Honors & Awards

  • Stanford Graduate Fellowship (SGF), Stanford University, CA (2016 - 2019)
  • ETH Zurich Excellence Scholarship Award (ESOP), ETH Zurich, Switzerland (2014 - 2016)

Education & Certifications

  • M.Sc., ETH Zurich, Switzerland, Mechanical Engineering (2016)
  • B.Sc., University of Tehran, Iran, Mechanical Engineering (2014)

Stanford Advisors

Lab Affiliations

Work Experience

  • Research Scholar, UC Berkeley (3/1/2016 - 9/30/2016)

    Theoretical and Applied Fluid Dynamics Lab, Department of Mechanical Engineering


    Berkeley, CA

  • Research Intern, ABB (9/1/2015 - 2/29/2016)

    CFD Group, ABB


    Baden, Switzerland

All Publications

  • Pore-scale study of water salinity effect on thin-film stability for a moving oil droplet. Journal of colloid and interface science Abu-Al-Saud, M. O., Esmaeilzadeh, S., Riaz, A., Tchelepi, H. A. 2020; 569: 366–77


    The interfacial dynamics in natural porous media are affected not only by the interplay between viscous and capillary forces but also the solid surface wettability. It has been hypothesized that the wettability alteration induced by changes in the water salinity is primarily caused by electric double-layer force expansion, which strongly affects the multiphase flow dynamics.We investigate the effect of water ionic composition and surface roughness on pore-scale wettability alteration. Multiphase hydrodynamics is numerically captured by a lubrication approximation describing the evolution of thin-films coupled with a multiscale level-set approach. An oil blob mobilized by water within a single pore is considered as a case study. The effect of brine ionic composition is accounted for by an electric double-layer through the water ionic strength and zeta-potential parameters.We demonstrate that high-salinity water thin-films collapse to an adsorbed nanometer layer, leading to a large pressure drop during mobilization of the blob induced by the attractive surface forces. However, low-salinity water thin-films are stable due to the repulsive electric double-layer forces, leading to less pressure drop during mobilization of the blob. The novelty of this work lies in efficiently capturing the nanoscale effects of the electric double-layer in pore-scale multiphase flow displacements. Our quantitative investigations provide fundamental insights into the efficiency of low-salinity waterflooding.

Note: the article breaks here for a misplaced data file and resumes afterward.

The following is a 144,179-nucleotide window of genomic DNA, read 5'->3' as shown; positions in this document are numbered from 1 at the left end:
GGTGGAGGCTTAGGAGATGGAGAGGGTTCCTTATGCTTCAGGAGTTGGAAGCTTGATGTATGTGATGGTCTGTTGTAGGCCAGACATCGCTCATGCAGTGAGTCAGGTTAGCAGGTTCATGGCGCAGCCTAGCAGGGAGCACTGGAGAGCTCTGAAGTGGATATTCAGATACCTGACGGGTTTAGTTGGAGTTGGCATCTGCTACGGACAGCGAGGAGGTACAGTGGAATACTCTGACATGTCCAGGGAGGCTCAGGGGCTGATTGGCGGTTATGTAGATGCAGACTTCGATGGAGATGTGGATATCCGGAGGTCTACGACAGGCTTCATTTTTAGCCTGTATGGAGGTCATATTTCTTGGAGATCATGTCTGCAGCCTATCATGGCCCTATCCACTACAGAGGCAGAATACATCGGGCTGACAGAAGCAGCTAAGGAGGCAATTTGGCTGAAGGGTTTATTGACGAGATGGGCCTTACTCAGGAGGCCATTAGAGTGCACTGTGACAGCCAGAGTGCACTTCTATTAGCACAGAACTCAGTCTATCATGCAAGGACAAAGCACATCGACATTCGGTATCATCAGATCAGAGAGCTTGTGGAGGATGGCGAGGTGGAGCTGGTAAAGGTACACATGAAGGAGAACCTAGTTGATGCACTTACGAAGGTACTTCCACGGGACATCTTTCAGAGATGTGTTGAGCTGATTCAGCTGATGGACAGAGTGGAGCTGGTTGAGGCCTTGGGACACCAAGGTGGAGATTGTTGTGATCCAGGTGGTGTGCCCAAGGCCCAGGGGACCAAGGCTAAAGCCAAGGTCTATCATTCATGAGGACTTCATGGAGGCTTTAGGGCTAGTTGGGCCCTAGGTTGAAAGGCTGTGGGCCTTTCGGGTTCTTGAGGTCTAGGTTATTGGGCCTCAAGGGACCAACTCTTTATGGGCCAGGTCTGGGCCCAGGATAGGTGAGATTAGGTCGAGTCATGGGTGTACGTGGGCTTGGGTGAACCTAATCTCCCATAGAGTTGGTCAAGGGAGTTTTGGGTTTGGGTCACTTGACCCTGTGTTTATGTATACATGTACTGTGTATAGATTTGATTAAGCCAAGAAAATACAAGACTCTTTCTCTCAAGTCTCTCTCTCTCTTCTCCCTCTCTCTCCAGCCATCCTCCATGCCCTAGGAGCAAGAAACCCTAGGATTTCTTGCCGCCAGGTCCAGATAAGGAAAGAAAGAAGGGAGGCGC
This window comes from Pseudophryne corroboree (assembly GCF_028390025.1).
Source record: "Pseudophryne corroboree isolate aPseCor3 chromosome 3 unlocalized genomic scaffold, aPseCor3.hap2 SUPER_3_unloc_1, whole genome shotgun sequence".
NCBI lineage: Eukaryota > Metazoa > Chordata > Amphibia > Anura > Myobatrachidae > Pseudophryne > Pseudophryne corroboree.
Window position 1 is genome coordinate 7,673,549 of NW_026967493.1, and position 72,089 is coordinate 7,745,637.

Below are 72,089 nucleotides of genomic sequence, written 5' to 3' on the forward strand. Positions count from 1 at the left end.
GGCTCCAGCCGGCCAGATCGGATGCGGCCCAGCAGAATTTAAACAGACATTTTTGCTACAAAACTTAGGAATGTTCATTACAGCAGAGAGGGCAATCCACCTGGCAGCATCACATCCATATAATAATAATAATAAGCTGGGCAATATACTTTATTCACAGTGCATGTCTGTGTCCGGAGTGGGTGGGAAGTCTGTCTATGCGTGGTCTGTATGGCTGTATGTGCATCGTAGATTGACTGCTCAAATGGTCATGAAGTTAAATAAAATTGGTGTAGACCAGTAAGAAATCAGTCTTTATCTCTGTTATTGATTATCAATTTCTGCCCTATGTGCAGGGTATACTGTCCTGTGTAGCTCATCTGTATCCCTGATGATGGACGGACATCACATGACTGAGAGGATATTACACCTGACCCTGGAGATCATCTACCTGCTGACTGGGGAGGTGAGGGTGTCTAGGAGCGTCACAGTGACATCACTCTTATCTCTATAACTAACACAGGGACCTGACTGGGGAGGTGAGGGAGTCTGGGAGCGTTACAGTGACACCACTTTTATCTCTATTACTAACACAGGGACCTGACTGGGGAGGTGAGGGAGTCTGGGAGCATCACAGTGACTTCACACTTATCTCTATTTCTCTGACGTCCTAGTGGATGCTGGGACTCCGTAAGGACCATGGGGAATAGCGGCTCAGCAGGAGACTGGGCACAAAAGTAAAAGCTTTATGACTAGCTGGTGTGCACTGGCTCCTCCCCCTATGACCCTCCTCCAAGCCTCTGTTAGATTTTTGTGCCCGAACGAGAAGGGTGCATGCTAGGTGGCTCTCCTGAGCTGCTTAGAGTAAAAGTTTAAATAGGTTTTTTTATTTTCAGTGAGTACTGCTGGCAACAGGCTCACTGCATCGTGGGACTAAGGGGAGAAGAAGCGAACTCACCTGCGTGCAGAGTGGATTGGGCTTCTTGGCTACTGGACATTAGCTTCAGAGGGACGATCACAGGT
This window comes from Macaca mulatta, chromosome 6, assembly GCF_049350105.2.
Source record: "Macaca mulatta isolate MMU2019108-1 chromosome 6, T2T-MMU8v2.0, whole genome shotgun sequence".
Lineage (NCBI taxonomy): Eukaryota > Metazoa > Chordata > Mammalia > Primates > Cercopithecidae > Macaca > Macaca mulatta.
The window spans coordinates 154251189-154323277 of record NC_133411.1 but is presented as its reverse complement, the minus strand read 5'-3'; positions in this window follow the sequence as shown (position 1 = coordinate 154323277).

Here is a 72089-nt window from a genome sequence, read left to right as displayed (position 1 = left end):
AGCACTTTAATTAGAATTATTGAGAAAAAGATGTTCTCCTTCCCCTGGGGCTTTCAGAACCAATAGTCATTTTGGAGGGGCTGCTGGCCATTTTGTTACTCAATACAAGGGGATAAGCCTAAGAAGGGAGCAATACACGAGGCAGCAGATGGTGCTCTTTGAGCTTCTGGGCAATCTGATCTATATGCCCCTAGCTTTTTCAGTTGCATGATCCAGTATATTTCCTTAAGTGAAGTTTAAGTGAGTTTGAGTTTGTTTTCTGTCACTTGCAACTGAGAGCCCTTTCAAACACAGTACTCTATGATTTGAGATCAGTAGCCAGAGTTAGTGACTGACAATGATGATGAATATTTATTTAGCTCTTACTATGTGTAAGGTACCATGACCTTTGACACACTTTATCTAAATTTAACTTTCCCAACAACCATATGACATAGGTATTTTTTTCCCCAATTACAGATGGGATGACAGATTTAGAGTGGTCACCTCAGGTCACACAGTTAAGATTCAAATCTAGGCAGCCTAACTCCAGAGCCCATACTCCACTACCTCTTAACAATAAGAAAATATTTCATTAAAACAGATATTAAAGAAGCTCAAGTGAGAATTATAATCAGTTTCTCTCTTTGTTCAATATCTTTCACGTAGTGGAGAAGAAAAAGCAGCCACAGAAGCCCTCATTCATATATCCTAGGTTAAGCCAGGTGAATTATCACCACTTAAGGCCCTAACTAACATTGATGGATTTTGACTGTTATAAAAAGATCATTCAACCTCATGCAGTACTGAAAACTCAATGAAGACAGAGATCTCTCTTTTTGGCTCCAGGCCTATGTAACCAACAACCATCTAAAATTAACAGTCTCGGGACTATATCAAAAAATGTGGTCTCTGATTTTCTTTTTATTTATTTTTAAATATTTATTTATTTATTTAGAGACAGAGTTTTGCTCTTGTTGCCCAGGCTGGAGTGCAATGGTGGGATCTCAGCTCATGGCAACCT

View details for DOI 10.1016/j.jcis.2020.02.044

    View details for PubMedID 32126349